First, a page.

“For starters, at the time Trump’s mentor on issues of politics and business was Roy Cohn, a lawyer whose other clients included a passel of mobsters, among them the bosses of the Genovese and Gambino crime families. Cohn, who served as Senator Joseph McCarthy's chief witch hunter before going into private practice, operated out of a townhouse on East 68th Street where clients Anthony "Fat Tony" Salerno and Paul "Big Paul" Castellano were regular visitors. Besides getting advice on their legal problems, as a former secretary later recalled to Wayne Barrett in his 1992 book, “Trump: The Deals and the Downfall,” the visits by the mob titans to their lawyer's office allowed them to talk shop without having to worry about FBI bugs. Cohn told a reporter that Trump called him “fifteen to twenty times a day, asking what’s the status of this, what’s the status of that,” according to Barrett’s book.”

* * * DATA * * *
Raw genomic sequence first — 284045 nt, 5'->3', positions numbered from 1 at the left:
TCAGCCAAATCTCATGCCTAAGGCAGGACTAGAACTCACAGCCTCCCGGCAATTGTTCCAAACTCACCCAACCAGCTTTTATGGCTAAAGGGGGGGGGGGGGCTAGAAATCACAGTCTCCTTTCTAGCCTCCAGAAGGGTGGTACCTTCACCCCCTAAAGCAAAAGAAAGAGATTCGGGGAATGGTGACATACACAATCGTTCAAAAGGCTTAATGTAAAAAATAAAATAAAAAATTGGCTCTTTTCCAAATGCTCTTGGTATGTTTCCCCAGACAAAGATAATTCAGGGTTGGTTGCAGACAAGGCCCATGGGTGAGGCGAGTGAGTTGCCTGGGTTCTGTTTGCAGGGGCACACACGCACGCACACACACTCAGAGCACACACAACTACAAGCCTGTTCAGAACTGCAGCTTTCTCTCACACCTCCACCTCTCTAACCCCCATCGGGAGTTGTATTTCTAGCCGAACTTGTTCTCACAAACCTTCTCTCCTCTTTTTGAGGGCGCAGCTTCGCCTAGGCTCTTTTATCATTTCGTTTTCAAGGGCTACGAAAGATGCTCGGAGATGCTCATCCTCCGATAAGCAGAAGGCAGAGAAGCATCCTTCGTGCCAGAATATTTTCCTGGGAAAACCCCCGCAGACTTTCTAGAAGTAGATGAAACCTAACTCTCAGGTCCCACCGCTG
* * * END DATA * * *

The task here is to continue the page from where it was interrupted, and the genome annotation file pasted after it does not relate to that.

Several construction projects in New York and elsewhere were completed with companies owned by mob figures and cartels involved in price-fixing rackets. Trump used a contractor called Local 95—a subsidiary of the Genovese crime family—to demolish the building where Trump Tower would be constructed.

Trump’s “labor consultant" for a time was Daniel Sullivan, partner to Atlantic City mobster and close friend to Jimmy Hoffa. Sullivan was also an informant for the FBI and helped Trump develop plausible deniability in his mafia-tainted business history.

Trump partnered up with John Staluppi, a made member of the Colombo crime family, to launch a line of luxury stretch limousines. Staluppi was convicted of theft and was under steady investigation for over a decade, but Trump said he knew nothing about all of this.